We must digress a little, and speak of Christ’s race. Observe, this is the apostle’s manner, Christ comes in his way, and he cannot pass by Him: but he must stand still and speak a word with Him, and give Him a kiss by the way. (Col. i. 14), “In whom we have redemption,” &c. And there, ere he go further, he must run out upon Christ, and His nature, and offices. Verse 15, “Who is the image of the invisible God, the first-born of every creature.” See Rev. i., “Grace be to you, and peace from Jesus.” Then he runs out, who is the “faithful witness, the first begotten of the dead,” &c.
Learn a lesson. When Jesus comes in your mind, leave your way, and go and speak with Him a while, and go not soon from Him. Is He come? Let Him not go without a kiss. Oh! and alas! we oft times let Him go as He comes. But why do His friends commend Him so much? Even that you and He may fall in love together.
“Who for the joy that was set before 7iim.”—He sets down a special virtue in Christ’s running: who, for the eye-look to joy, “endured the cross, and despised the shame.” Here is a question, What an eye-look to joy was this, that Christ had? What made Him run. What needed He rejoice to be at home?
Answer. As He was God, nothing could be added to His joy. Yet, howbeit He carried the God-head about with Him, the sight and sense of the God-head was covered in the days of Christ’s humiliation: there was a bar and a lock put on the God-head, that He saw not as He now seeth. In that, He took the pilgrim’s lot with us, and was a traveller in respect of sense and clear light;—for, He as man was ignorant of some things then, as of the day of judgment, and fruit on the fig-tree. He knew He would be nearer God; the God-head stood aloof from Him then.
2. The joy before Him was, the contentment He would have in His new Bride; the joy that He had won through hell, and gotten His errand. Sad and heavy would His heart have been, to have missed us: He was glad of the hire His Father had promised Him. It is natural for a man to rejoice when he gets the fruit of his labours: and there is thanksgiving, and joy in heaven for the conversion of sinners. And He gives thanks far more when they are redeemed fully (Heb. xii. 12). In the midst of the congregation, He sings praise to God His Father, for the children He had given Him; but more especially when He shall have ended all, and got the goods in His hand, that He bought so dear. He shall then sing for joy; and when Christ sings for thy redemption, and giveth thanks, thou hast far more cause to sing than He.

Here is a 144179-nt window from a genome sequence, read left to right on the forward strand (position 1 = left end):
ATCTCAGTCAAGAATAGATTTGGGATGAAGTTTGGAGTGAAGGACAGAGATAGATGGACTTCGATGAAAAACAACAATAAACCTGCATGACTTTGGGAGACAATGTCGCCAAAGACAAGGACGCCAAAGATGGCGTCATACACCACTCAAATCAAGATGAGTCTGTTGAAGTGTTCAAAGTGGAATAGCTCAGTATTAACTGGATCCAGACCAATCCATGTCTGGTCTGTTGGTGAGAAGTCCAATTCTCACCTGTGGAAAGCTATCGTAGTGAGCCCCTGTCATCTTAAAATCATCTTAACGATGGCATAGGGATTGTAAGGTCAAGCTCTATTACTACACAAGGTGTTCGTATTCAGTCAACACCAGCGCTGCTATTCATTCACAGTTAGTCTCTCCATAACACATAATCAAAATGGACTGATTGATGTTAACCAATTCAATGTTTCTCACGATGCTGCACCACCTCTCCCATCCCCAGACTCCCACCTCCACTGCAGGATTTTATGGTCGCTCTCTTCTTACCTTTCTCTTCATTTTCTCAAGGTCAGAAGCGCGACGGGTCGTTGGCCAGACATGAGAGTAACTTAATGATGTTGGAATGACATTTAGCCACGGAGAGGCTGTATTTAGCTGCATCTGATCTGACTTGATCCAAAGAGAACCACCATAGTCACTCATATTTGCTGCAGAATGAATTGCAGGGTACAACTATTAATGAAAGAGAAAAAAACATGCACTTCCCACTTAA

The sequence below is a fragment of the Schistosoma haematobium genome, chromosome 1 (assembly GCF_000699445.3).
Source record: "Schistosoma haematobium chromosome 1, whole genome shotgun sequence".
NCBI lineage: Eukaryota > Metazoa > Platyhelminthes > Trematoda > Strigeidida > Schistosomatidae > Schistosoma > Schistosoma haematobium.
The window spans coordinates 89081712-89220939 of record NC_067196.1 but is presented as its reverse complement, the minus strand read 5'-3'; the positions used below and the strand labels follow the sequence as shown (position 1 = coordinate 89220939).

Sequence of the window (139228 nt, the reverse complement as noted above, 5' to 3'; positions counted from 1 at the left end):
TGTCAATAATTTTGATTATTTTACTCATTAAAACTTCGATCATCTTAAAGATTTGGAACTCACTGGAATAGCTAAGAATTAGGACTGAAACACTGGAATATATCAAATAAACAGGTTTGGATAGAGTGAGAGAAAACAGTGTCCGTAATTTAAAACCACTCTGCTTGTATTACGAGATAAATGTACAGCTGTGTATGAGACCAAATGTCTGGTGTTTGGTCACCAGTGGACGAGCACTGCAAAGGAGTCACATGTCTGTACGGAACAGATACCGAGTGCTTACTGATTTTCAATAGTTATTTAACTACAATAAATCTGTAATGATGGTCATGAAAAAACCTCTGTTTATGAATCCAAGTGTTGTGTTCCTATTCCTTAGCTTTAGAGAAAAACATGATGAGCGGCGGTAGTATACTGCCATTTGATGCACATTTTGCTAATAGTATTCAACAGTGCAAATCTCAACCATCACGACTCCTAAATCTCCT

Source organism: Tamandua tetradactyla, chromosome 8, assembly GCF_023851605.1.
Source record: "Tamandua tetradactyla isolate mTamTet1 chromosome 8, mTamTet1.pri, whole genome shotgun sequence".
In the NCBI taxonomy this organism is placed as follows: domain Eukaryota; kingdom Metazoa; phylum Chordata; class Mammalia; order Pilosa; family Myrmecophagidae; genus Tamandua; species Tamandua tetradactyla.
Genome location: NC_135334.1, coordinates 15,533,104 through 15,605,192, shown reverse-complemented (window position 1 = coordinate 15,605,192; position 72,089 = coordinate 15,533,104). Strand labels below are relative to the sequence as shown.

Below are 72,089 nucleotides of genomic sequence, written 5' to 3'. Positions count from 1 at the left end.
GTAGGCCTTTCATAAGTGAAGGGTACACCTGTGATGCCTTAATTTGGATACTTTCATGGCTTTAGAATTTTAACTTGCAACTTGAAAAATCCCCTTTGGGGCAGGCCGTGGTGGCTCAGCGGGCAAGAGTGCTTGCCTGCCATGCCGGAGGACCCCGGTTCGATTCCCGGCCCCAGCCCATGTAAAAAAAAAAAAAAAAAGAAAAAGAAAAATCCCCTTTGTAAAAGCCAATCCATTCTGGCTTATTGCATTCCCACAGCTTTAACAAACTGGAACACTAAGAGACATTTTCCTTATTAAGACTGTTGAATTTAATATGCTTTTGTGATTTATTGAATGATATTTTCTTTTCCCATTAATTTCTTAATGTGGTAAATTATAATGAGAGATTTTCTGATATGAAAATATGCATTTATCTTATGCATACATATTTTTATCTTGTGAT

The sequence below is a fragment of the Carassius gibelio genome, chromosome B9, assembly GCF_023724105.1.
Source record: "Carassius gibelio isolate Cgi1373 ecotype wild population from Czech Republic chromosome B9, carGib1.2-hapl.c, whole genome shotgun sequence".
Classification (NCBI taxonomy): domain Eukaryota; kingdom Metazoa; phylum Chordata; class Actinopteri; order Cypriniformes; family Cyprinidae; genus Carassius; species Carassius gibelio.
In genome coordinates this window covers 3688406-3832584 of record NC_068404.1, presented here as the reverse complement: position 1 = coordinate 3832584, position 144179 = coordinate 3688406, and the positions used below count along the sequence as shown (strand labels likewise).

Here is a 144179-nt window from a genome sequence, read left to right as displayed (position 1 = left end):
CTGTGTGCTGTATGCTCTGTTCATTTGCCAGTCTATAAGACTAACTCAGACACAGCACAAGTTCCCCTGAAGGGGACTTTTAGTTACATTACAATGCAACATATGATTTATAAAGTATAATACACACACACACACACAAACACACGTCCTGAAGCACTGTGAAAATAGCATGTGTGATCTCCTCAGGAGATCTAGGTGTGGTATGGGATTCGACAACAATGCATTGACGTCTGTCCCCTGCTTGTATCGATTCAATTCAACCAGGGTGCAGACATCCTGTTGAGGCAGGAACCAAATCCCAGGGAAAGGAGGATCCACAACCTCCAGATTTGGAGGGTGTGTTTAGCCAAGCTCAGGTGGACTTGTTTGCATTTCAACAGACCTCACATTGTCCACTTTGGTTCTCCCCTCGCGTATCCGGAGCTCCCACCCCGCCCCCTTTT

3. The joy set before Him was the glory to be manifested in Him, which He prays for (John xvii. 5) which “He had with the Father before the world was:” that joy that His Father will welcome Him with and (to speak with reverence) clap His head for His pains. As He rejoiced from all eternity with His Father (Prov. viii. 31), and was His Father’s delight: so now He shall rejoice with His Father, He and He together in redeemed mankind. And the manhood with all His members, and the angels (for they rejoice at the conversion of sinners) shall rejoice with Him to see His body fulfilled, and to have them all under His wings.
4. Consider the sadness Jesus had, and the tears He shed in the days of His flesh; but that His Father dried, and wiped the blood and sweat off His face, and set Him in a place, where He should shed tears, and die no more. So do as Jesus did. And why? Because never man endured out his longsome race but He who got a sight of heaven. See wherefore Abraham dwelt in tents, and Moses (Heb. xi.) “choosed rather to suffer affliction with the people of God, than to enjoy the pleasures of sin.” He saw a sight that every one cannot see. Ye know a man who has been seven years away from his wife and children, coming home again and seeing the smoke of his own house, his heart rises a foot higher than it was before. Would ye run? Get a sight of the city. Get Christ’s prospect, to see the joy set before you. Get the earnest of the inheritance, and ye will never rue the bargain. Whosoever has a mind for heaven, runs a while in blind zeal, until they sweat, and then grow lame, like a horse that is ill taken care of, after hard riding; so are those who never saw heaven afar off by faith. But a sight of the gold makes the runner spring and run. O what wrought this joy that was set before Him! It made Him endure the cross; His Father laid the cross on His back, and He carried it thirty-three years, and never gave it a shake to put it off. Oh, what crosses! Never man was handled as He was; for some are under some crosses, and free of others. When Satan and men struck Job, the Lord blessed him and upheld him: But on Jesus, all at once fell God, man, devils, law, justice, sin, and the curse! Ye cannot tell me what comfort Christ had, when He cried, “My God, my God!” That was a sore thraw for His back. O! the fire was hot then. But, when Christ was in His prison, in this dark night, there was a hole to let Him see day. He had His eye by faith upon the hope of the joy of the fair day before Him. He got a foul black day, all clouds of darkness about Him; but He said within Himself, I will get my fair day when all this ill weather is away.